If we provisionally accept the monophyly of the three main lineages of Macroglossinae identified here, substantial changes to the current classification will be required to achieve a set of formally named monophyletic tribes and subtribes. As currently constituted, Dilophonotini and Macroglossini are both polyphyletic. If we further accept the weak to modest support for nesting of both Philampelini and part of Macroglossina within Dilophonotina (the strongest being node 28, BP = 72%), then Dilophonotina is also polyphyletic. One implication of this finding is that phylogenetic evidence for retaining Philampelini at tribal rank with its current composition is weak. Macroglossini can be restored to monophyly (“Macroglossini sensu stricto,” node 8) if the New World genera grouping with Dilophonotina are removed. Subtribe definition therein will be problematic, however, as Choerocampina are nested deep within Macroglossina.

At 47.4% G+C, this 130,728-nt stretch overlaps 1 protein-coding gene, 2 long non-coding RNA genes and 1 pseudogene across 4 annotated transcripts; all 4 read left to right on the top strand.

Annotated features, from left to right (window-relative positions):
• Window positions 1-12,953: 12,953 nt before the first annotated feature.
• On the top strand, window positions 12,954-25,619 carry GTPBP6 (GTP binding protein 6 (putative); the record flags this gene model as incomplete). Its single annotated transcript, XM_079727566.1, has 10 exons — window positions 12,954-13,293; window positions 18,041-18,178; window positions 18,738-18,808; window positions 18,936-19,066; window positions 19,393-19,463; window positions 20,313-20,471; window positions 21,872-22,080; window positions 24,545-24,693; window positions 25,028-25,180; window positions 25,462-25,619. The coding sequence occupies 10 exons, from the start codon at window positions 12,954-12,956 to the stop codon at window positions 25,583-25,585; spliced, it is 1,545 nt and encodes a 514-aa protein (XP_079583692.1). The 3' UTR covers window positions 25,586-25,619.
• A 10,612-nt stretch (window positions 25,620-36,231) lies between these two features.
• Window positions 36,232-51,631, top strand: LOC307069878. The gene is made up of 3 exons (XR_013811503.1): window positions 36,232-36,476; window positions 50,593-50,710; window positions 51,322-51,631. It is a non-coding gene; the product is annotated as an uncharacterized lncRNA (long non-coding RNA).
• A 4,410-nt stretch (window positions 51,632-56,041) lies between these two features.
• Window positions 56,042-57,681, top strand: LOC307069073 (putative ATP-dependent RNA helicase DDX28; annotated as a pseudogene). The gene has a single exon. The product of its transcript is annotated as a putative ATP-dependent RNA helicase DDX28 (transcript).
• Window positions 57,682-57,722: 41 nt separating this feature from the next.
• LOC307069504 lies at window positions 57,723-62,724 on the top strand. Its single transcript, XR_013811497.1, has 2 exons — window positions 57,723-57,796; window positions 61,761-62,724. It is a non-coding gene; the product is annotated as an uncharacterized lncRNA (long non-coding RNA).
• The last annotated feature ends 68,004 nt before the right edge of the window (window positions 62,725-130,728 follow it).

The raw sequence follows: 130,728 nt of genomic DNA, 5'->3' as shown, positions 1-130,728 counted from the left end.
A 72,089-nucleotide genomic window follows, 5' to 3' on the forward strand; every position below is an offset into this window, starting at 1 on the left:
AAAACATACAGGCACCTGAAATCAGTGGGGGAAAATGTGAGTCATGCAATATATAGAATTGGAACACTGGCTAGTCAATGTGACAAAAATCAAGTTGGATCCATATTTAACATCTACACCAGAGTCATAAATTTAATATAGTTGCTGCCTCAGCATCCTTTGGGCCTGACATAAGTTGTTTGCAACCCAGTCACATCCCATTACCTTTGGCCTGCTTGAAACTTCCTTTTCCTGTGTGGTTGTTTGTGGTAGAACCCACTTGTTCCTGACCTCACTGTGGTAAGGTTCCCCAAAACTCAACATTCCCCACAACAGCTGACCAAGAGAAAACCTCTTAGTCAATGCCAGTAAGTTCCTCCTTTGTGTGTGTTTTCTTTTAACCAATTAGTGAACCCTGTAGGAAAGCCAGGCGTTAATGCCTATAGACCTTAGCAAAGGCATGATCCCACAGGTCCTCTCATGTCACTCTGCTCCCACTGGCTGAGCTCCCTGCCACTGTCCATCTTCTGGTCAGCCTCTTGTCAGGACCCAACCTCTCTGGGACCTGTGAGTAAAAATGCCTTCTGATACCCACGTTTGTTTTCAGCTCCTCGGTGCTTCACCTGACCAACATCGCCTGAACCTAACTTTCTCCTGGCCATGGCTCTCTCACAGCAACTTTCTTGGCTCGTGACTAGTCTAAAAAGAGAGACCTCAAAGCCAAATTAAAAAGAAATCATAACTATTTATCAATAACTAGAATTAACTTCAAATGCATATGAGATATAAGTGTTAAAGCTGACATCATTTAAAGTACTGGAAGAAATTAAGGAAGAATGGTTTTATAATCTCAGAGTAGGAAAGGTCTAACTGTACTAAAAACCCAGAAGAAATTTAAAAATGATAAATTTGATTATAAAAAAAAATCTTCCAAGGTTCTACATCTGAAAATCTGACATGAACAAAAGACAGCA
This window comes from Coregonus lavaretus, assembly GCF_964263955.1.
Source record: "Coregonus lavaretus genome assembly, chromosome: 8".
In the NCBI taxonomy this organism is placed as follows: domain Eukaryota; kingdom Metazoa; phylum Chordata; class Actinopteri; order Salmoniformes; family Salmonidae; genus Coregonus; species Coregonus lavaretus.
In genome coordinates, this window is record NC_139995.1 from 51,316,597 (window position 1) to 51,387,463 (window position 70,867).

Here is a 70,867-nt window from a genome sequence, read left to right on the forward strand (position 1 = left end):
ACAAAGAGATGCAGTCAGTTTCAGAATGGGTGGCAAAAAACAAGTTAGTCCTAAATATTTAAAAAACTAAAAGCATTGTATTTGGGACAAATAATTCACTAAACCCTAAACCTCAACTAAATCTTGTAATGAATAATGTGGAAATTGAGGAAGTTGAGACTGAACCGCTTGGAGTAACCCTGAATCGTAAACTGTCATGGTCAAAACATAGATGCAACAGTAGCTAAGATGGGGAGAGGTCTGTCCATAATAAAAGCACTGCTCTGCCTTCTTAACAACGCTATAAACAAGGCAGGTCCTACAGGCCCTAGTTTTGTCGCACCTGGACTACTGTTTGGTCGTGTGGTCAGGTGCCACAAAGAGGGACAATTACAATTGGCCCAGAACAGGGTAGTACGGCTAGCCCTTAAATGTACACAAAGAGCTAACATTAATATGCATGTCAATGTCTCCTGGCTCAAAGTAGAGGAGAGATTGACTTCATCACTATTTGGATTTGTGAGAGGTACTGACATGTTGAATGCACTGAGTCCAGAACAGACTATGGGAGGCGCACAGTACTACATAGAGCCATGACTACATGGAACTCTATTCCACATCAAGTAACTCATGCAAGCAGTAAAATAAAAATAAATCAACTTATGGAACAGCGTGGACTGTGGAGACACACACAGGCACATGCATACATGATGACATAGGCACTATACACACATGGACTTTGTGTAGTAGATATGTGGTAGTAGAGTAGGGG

Basal relationships within Macroglossinae were the main point of difference between our ML and MP results. In the MP strict consensus (Fig. S1), Hemarina do not lie at the base of Macroglossinae; rather, they fall at the base of Old World Macroglossina, as sister group to Neogurelca+Sphingonaepiopsis. The conflict cannot be called strong, as basal divergences are resolved even less strongly under MP than under ML. Inspection of the ML phylogram, however, suggested that the discrepancy might reflect long-branch attraction under MP , as both Hemarina and Neogurelca+Sphingonaepiopsis appear to be long-branched (Fig. S2). To explore this possibility further, the MP analysis was repeated with each group excluded in turn. When Neogurelca and Sphingonaepiopsis were excluded, Hemarina moved to base of the Macroglossinae as in the ML tree, whereas when Hemarina were excluded, Neogurelca+Sphingonaepiopsis moved to base of Sphingidae, allied with the longest branches in the analysis, namely those leading to the outgroups. These results are at least consistent with long-branch attraction.